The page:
Negative bond yields – definition and explanation

Negative bond yields (e.g. -0.04% on 2 year gilt) mean that those who hold the bond to maturity will receive less than the value of the bond.

A negative bond yield is usually very rare. In normal circumstances, investors require some yield (interest) to give an incentive to buy government bond. There is no good reason to buy a government security (bond or gilt) if it was going to lead to a loss. You would be better off holding cash.

However, in recent years – which has been characterised by a liquidity trap and ultra low interest rates, many economies have seen negative bond yields. The amount of bonds yielding negative yields has increased to $11.7 trillion. Bloomberg estimate 30% of global government bonds are now negative. (Economist)

In the UK, British securities entered a negative bond yield for the first time. Two year gilts fell to -0.003 per cent.

UK-10-year-bond

10 year bonds are still positive. But, you can see the downward trend in bond yields as interest rates head lower.  This is partly due to expectations Bank of England will not cut interest rates to 0%. Also, post-Brexit investors are more pessimistic about the economic future.

Why would people buy negative bonds?

  1. Flight to safety. In some circumstances, people would rather have a small negative rate on bonds compared to potentially bigger loss elsewhere. For example, if you expect a recession, you may want to completely avoid more risky company shares, which could fall – but instead buy a government bond which you believe will hold its value. With falling commodity prices and falling share prices, bond yields may look attractive despite very small negative yield.
  2. Portfolio investment. As part of a diversified investment plan, pension funds and investment trusts may wish to keep a % of their funds in government bonds to maintain a certain reserve. Similarly commercial banks may need to hold gilts to maintain reserve ratios.
  3. Quantitative easing. Central Banks may be buying bonds as part of a quantitative easing programme and therefore there is an unusually high demand for bonds.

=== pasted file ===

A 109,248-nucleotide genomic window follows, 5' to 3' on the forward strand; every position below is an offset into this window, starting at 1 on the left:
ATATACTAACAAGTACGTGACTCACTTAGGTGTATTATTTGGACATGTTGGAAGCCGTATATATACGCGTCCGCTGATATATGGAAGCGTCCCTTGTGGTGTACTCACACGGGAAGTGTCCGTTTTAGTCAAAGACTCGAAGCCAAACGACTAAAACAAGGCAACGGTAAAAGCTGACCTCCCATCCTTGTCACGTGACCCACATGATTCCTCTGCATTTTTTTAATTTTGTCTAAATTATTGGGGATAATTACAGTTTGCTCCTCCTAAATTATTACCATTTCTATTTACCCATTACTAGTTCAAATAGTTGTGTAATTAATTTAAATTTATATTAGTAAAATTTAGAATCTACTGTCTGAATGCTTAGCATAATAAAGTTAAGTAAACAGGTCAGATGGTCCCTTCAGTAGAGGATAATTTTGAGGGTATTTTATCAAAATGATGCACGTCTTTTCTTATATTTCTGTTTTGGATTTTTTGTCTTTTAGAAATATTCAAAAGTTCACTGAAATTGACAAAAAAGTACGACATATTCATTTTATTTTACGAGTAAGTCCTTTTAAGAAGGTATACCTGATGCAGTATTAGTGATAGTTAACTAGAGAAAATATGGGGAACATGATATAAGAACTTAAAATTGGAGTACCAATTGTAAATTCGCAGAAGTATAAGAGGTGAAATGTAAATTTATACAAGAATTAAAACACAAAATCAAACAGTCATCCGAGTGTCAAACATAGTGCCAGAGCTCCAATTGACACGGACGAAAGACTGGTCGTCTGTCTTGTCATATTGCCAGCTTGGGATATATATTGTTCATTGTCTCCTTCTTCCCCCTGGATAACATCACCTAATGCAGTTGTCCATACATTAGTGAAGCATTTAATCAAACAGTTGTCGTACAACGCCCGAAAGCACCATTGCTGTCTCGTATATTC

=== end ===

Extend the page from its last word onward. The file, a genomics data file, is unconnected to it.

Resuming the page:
4. Still make profit from currency swings. Japan has negative bond yields, but foreign investors may be able to make profit from the rising value of the Yen. The bond itself may lose money, buy if the Yen increases in value compared to the Euro. Euro investors make money from holding Yen – and government bonds are one of the easiest ways of holding foreign assets. See: Yen carry trade
  5. Deflation. If a country experiences deflation (e.g. inflation rate of -1%), then a negative nominal bond yield of -0.04% still can give a real positive return for the investor, because the bond is falling in value at a slower rate than cash reserves because of deflation.

What at the implications of negative bond yields?

  1. Expectations of low growth / deflation. Usually negative bond yields are an indication that investors expect some form of economic downturn. It is this negative expectation which encourage investors to choose the safety of government bonds rather than commodities or share prices. In addition, negative bond yields are a sign investors expect deflation. Deflation usually accompanies prospects of lower economic growth.
  2. Lower government debt interest payments. Falling bond yields reduce the annual interest payments on UK public sector debt; it means it becomes much cheaper for the government to borrow. Many economists argue that combined with decline in private sector spending, low bond yields give a good reason for government to borrow more in order to fund public investment.
  3. Strong demand for buying government debt. Some fear higher government borrowing can lead to default and rising bond yields. But, falling bond yields is an indication demand for buying government debt is high and investors have full confidence there will be no kind of default.

 

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